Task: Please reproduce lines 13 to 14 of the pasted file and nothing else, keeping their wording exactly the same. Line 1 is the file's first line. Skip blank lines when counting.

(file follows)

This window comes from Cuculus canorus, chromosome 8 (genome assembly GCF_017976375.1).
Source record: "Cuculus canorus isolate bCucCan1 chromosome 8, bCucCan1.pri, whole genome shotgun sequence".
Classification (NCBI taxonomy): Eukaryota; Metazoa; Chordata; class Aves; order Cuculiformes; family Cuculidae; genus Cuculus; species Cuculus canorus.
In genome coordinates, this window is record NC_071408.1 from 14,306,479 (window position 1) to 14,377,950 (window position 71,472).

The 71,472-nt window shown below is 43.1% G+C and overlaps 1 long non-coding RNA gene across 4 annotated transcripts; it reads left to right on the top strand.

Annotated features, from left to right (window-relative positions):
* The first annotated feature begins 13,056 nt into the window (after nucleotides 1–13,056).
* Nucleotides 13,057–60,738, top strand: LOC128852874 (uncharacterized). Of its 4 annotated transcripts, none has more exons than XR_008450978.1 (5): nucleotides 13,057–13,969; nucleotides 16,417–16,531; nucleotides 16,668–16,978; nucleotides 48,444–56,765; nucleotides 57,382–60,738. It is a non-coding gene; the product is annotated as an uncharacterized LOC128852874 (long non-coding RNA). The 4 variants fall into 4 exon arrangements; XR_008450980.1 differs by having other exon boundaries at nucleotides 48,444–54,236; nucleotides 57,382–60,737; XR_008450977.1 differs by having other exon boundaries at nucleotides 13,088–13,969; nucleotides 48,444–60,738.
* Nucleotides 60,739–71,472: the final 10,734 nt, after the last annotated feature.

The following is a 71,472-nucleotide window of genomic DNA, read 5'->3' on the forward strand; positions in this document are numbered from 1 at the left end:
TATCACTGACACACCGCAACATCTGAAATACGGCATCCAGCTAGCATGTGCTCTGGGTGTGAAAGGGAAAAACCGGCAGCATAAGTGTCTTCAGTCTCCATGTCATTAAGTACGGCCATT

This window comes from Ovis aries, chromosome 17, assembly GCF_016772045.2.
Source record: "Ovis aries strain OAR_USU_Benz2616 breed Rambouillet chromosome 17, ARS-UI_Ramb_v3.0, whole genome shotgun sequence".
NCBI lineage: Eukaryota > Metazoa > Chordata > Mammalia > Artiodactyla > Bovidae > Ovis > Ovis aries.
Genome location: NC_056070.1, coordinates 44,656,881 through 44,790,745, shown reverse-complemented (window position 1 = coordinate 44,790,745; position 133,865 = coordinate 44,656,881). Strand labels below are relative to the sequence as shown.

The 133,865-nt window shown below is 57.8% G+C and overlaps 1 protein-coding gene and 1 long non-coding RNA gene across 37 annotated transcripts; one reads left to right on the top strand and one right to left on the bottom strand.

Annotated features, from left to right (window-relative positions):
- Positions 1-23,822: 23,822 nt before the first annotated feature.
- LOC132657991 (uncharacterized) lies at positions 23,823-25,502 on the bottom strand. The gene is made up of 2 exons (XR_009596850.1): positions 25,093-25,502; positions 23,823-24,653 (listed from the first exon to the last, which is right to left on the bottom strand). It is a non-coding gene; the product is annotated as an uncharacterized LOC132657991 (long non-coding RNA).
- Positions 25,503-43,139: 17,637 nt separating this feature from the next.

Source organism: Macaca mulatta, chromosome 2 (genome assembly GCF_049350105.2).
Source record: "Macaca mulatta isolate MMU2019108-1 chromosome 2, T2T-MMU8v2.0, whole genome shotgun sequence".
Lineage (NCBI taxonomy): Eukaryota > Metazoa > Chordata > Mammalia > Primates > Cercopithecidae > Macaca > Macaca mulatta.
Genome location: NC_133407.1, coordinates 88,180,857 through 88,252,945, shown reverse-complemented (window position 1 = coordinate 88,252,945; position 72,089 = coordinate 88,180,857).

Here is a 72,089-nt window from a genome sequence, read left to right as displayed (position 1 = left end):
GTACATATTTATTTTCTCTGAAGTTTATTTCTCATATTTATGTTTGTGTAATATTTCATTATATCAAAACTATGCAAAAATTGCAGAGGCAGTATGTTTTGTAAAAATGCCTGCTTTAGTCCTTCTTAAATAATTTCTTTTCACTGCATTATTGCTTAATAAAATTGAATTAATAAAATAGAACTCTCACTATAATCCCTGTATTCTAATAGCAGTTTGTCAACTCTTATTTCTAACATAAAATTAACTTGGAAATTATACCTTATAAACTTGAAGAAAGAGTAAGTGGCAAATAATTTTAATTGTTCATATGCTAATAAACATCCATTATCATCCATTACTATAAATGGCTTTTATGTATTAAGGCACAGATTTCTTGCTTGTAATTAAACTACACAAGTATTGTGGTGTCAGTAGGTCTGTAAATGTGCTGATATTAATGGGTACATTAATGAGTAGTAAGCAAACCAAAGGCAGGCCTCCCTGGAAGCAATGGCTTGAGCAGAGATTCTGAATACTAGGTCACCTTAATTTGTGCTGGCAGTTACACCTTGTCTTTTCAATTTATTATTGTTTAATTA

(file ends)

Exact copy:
Source record: "Ovis aries strain OAR_USU_Benz2616 breed Rambouillet chromosome 17, ARS-UI_Ramb_v3.0, whole genome shotgun sequence".
NCBI lineage: Eukaryota > Metazoa > Chordata > Mammalia > Artiodactyla > Bovidae > Ovis > Ovis aries.